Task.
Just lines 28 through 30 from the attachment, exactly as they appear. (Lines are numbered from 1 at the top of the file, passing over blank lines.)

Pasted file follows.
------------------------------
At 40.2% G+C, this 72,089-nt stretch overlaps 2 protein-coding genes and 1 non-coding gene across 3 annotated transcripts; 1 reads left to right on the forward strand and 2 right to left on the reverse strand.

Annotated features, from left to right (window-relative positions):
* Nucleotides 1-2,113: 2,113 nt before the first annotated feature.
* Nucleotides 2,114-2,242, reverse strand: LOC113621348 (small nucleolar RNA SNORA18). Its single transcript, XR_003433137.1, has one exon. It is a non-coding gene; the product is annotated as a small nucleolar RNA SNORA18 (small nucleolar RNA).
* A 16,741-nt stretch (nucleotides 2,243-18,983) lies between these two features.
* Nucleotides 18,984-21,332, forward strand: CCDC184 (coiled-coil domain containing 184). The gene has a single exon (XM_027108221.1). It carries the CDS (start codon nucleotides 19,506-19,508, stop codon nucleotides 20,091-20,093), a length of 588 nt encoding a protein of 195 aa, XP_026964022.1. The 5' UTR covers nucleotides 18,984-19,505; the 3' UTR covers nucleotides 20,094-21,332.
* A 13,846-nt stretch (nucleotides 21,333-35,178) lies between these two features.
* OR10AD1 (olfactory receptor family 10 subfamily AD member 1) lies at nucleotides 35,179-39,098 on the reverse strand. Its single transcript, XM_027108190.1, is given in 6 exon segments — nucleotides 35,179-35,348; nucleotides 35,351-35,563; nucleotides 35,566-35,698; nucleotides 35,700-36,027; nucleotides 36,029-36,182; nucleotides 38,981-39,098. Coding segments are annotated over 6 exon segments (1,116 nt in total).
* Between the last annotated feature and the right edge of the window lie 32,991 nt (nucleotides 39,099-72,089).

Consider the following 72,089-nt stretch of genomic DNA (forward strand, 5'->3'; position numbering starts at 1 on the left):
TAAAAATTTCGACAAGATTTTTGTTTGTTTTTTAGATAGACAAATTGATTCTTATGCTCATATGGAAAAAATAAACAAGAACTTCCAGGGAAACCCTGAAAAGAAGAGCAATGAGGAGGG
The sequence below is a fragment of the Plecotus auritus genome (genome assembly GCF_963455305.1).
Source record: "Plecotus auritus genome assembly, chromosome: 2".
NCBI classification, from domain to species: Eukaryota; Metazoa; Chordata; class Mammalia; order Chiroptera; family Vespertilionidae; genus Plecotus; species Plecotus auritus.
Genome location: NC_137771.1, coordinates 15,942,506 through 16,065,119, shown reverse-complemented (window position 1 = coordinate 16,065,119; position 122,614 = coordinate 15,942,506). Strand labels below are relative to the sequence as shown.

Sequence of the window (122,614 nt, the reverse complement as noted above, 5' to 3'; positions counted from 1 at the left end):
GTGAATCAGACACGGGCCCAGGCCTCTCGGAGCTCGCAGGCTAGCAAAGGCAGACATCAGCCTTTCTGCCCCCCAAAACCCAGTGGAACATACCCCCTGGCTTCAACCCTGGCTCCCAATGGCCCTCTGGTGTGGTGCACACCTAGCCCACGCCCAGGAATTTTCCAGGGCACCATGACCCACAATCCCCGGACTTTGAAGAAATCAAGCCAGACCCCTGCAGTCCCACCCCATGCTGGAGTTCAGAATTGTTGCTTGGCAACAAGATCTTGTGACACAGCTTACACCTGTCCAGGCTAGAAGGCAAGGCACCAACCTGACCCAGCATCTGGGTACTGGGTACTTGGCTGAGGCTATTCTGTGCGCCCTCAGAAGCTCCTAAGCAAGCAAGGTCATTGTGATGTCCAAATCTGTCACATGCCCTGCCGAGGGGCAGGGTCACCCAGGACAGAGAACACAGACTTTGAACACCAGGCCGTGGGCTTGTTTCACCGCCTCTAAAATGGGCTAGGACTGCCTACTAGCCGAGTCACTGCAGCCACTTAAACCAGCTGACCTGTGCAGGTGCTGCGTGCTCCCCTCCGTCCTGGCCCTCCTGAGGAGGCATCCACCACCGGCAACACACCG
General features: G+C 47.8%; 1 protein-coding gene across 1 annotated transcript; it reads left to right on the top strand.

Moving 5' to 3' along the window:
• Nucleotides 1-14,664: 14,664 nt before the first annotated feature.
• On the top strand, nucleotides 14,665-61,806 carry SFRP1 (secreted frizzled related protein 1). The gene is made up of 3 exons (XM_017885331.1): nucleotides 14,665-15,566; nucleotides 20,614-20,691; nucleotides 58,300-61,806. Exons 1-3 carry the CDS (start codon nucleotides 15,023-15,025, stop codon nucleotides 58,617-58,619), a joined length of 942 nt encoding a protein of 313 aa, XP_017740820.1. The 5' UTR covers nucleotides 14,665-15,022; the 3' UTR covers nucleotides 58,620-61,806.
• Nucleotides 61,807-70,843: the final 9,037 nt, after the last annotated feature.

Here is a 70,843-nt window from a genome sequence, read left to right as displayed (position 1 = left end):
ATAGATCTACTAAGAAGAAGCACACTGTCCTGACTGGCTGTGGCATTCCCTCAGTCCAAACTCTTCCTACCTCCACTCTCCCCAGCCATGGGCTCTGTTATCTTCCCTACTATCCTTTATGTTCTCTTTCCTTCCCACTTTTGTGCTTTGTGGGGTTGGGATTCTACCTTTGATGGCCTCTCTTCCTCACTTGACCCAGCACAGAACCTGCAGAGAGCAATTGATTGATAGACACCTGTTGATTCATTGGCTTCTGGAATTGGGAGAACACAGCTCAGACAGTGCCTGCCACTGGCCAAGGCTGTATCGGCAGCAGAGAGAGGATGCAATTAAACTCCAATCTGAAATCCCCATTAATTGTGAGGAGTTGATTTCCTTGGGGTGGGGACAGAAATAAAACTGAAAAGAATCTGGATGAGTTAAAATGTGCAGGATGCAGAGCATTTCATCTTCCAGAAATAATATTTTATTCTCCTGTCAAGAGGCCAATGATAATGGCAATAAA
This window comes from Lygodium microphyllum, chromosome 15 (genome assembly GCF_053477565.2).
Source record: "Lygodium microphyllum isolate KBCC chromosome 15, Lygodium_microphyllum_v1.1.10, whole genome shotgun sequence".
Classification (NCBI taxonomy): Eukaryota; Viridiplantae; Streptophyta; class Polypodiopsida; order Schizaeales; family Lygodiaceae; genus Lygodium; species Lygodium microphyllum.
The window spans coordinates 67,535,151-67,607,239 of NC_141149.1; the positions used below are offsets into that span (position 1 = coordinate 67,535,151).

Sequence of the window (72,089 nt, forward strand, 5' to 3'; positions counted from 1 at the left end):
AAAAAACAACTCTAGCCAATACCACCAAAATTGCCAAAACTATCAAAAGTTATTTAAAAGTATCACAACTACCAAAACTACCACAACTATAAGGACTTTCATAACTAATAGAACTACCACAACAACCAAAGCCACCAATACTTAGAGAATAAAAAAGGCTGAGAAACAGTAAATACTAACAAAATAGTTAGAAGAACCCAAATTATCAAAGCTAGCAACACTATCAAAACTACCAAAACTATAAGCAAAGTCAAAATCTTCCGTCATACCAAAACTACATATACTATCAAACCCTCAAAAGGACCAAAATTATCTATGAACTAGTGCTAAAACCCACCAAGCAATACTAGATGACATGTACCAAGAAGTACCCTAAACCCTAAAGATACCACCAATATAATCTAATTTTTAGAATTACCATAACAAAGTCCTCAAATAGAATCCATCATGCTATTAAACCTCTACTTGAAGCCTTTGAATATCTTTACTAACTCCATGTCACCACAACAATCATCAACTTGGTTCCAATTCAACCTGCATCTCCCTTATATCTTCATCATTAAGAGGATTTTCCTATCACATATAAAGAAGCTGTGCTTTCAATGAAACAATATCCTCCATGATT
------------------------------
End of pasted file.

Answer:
The window spans coordinates 67,535,151-67,607,239 of NC_141149.1; the positions used below are offsets into that span (position 1 = coordinate 67,535,151).

Sequence of the window (72,089 nt, forward strand, 5' to 3'; positions counted from 1 at the left end):
AAAAAACAACTCTAGCCAATACCACCAAAATTGCCAAAACTATCAAAAGTTATTTAAAAGTATCACAACTACCAAAACTACCACAACTATAAGGACTTTCATAACTAATAGAACTACCACAACAACCAAAGCCACCAATACTTAGAGAATAAAAAAGGCTGAGAAACAGTAAATACTAACAAAATAGTTAGAAGAACCCAAATTATCAAAGCTAGCAACACTATCAAAACTACCAAAACTATAAGCAAAGTCAAAATCTTCCGTCATACCAAAACTACATATACTATCAAACCCTCAAAAGGACCAAAATTATCTATGAACTAGTGCTAAAACCCACCAAGCAATACTAGATGACATGTACCAAGAAGTACCCTAAACCCTAAAGATACCACCAATATAATCTAATTTTTAGAATTACCATAACAAAGTCCTCAAATAGAATCCATCATGCTATTAAACCTCTACTTGAAGCCTTTGAATATCTTTACTAACTCCATGTCACCACAACAATCATCAACTTGGTTCCAATTCAACCTGCATCTCCCTTATATCTTCATCATTAAGAGGATTTTCCTATCACATATAAAGAAGCTGTGCTTTCAATGAAACAATATCCTCCATGATT